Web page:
For qualitative aspects, in-depth interviews with more experienced users may be helpful to compare the databases more in detail. Also, expanding the scope to other disciplines may result in more meaningful findings. In the process of searching for researches on GS, the study discovered medical-related areas mostly use GS as one of the retrieval tools for collecting sources for their analyses. There must be a reason why they acknowledge GS as a legitimate search tool along with other subscription-based databases like PubMed, Embase Biomedical databases, and CINAHL.
Secondly, comparison between GS and WoS can be problematic since WoS is such a well-established citation indexing service, not to mention that the services is offered based on subscription only. More research is needed for comparison between freely offered web-based services such as MS Academic Search can be more appropriate to investigate which service can be better for academic libraries with low budget.
김 완종, 김 혜선, 현 미환
온라인 과학기술정보 서비스 품질에 대한 기대수준과 성과에 대한 지각수준이 이용자 만족도와 충성도에 미치는 영향
Web 정보서비스 평가를 위한 기존 측정지표 분석 Ⅰ
『정보품질과 정보서비스 평가론』
Abrizah A., Zainab A.N., Kiran K., Raj R.G.
“LIS Journals Scientific Impact and Subject Categorization: A Comparison between GS and Scopus.”
Amara Nabil, Rejean Landry
“Counting Citations in the Field of Business and Management: Why Use Google Scholar Rather Than the Web of Science.”
Bergstrom Carl T., West Jevin D.
“Assessing Citations with the Eigenfactor Metrics.”
Carcia J.A., Rosa Rodriguez-Sanchez Rosa, Fdez-Valdivia J., Robinson-Garcia Nicholas, Torres-Salinas Daniel
“Best-in-class and Strategic Benchmarking of Scientific Subject Categories of Web of Science in 2010.”
“Google Scholar Acceptance and Use among Graduate Students: A Quantitative Study.”
[Library & Information Science Research]
Crespo Juan A., Neus Herranz, Li Yunrong, Ruiz-Castillo Javier
“The Effect on Citation Inequality of Differences in Citation Practices at the Web of Science Subject Category Level.”
[Journal of the Association for Information Science and Technology]
Davis Fred D
“Perceived Usefulness, Perceived Ease of Use, and User Acceptance of Information Technology.”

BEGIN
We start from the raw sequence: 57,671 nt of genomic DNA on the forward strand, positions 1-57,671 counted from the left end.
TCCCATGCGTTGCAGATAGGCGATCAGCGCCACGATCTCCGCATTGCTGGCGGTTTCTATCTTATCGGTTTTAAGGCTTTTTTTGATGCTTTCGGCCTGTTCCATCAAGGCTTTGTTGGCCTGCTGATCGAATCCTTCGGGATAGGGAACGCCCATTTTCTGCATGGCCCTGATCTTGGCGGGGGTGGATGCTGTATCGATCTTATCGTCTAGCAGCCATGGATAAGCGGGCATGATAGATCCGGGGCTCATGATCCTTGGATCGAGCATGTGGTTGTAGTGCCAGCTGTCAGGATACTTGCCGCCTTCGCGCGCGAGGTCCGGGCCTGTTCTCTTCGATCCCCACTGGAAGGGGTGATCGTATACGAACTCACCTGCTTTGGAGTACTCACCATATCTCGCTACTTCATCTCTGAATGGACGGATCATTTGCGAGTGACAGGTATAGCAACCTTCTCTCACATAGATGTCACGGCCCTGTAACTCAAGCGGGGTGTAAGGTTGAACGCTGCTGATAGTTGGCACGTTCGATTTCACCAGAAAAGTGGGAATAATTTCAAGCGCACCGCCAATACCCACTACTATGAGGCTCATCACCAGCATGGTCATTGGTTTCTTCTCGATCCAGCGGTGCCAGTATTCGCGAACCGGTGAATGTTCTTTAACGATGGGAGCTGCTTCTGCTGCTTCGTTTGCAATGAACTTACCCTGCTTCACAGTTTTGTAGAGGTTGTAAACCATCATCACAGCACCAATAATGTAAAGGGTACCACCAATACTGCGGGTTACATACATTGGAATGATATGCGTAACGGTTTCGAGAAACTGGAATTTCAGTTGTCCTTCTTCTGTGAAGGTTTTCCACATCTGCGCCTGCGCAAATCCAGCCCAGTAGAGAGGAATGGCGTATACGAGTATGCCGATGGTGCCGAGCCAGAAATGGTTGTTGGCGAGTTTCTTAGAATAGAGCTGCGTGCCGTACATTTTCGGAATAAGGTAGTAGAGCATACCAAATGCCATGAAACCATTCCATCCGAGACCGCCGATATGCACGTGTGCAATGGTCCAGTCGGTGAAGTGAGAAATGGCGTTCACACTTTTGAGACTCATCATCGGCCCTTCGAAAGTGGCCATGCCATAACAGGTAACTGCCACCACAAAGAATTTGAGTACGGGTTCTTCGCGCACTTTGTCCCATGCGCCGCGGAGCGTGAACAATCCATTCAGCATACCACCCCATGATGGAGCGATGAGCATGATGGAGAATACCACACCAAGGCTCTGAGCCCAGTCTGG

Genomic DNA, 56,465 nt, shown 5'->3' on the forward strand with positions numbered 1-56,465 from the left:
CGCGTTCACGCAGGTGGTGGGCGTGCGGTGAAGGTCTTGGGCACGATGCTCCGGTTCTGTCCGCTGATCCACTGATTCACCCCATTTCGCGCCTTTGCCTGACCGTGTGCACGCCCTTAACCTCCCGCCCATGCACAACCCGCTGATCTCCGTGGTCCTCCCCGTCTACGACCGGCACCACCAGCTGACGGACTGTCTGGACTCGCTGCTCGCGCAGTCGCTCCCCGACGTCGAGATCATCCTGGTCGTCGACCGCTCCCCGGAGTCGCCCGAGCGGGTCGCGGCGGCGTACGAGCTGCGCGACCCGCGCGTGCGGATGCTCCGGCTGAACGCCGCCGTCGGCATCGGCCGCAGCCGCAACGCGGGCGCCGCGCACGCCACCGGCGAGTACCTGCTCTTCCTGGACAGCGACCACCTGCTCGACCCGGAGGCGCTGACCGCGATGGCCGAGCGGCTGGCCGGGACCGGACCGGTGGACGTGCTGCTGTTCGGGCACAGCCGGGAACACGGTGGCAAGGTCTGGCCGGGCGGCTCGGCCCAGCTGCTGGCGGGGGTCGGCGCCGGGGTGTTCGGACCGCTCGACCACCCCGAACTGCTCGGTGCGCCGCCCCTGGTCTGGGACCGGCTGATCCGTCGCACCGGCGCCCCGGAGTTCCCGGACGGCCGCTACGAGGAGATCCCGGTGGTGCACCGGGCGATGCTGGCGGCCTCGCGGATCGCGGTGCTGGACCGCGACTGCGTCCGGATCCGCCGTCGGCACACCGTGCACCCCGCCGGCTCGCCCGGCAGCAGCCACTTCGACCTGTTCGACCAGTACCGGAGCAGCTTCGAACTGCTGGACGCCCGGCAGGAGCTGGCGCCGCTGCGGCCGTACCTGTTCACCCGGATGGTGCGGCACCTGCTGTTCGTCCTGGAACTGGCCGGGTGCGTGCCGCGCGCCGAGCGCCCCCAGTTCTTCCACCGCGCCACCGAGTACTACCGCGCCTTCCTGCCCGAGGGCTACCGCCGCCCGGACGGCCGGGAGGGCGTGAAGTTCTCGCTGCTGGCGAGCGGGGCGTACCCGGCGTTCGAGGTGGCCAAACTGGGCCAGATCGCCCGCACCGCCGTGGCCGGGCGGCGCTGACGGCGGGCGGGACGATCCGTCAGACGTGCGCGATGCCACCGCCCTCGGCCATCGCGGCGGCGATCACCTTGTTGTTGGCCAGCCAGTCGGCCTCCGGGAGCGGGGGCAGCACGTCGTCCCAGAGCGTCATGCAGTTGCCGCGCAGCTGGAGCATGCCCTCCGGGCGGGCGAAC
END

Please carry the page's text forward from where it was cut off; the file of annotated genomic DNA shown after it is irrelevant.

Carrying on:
Davis Philip M.
“Eigenfactor: Does the Principle of Repeated Improvement Result in Better Estimates than Raw Citation Counts?”
[Journal of the American Society for Information Science and Technology]
De Winter, Joost C.F., Zadpoor Amir A., Dodou. Dimitra
“The Expansion of Google Scholar versus Web of Science: A Longitudinal Study.”
“A Comparison of Bibliometric Indicators for Computer Science Scholars and Journals on Web of Science and Google Scholar.”
“Ten Good Reasons to Use the Eigenfactor Metrics.”
[Information Processing and Management]
Garcia-Perez Miguel A
“Accuracy and Completeness of Publication and Citation Records in the Web of Science, PsycINFO, and Google Scholar: A Case Study for the Computation of h Indicies in Psychology.”
[Journal of the American Society for Information Science and Technology]
Gavel Ylva, Iselid Lars
“Web of Science and Scopus: A Journal Title Overlap Study.”
[Online Information Review]
Gorraiz Juan, Schloegl Christian
“A Bibliographic Analysis of Pharmacology and Pharmacy Journals: Scopus versus Web of Science.”
[Journal of Information Science]
Publish or Perish
“A Preliminary Test of Google Scholar as a Source for Citation Data: A Longitudinal Study of Nobel Prize Winners.”
“A Longitudinal Study of Google Scholar Coverage between 2012 and 2013.”
Jokic Maja, Kresimir Zauder, Srebrenka Letina
“Croatian Scholarly Productivity 1991-2005 Measured by Journals Indexed in Web of Science.”
Leydesdorff Loet, Stephen Carley, Ismael Rafols
“Global Maps of Science Based on the New Web-of-Science Categories.”
Lopez-Cozar Eilio Delgado, Robinson-Garcia Nicolas, Torres-Salinas Daniel
“The Google Scholar Experiment: How to Index False Papers and Manipulate Bibliometric Indicators.”
[Journal of the Association for Information Science and Technology]
Lopez-Illescas Carmen, de Moya-Anegon Felix, F. Moed Henk
“Coverage and Citation Impact of Oncological Journals in the Web of Science and Scopus.”
[Journal of Informetrics]
Meho Lokman I., Yvonne Rogers
“Citation Counting, Citation Ranking, and h-index of Human-Computer Interaction Researchers: A Comparison of Scopus and Web of Science.”
[Journal of the American Society for Information Science and Technology]
“Comparing Google Scholar and ISI Web of Science for Earth Sciences.”
Mingers John, Evangelia A.E, Lipitakis C.G.
“Counting the Citations: a Comparison of Web of Science and Google Scholar in the Field of Business and Management.”
Ong Chorng-Shyong, Chang Shu-Chen, Lee Shwn-Meei
“Website Satisfaction Dimensions: Factors between Satisfaction and Dissatisfaction.”
Ortega Jose Luis, Isidro F. Aguillo
“Institutional and Country Collaboration in an Online Service of Scientific Profiles: Google Scholar Citations.”
[Journal of Informetrics]